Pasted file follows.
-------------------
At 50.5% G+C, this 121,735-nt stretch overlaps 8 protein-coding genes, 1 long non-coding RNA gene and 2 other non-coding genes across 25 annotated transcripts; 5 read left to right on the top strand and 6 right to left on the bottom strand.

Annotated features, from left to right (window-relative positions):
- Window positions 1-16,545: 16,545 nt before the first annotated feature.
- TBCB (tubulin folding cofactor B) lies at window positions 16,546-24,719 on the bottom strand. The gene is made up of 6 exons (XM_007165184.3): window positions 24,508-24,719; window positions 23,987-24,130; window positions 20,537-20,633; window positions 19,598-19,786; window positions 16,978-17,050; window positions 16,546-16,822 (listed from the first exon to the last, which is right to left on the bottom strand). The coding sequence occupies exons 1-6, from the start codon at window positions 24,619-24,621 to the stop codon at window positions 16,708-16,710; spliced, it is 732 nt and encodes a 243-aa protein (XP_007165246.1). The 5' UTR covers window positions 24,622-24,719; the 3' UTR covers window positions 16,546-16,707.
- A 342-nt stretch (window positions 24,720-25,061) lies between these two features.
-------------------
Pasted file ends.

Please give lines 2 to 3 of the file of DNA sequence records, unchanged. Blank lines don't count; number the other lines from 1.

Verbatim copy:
Annotated features, from left to right (window-relative positions):
- Window positions 1-16,545: 16,545 nt before the first annotated feature.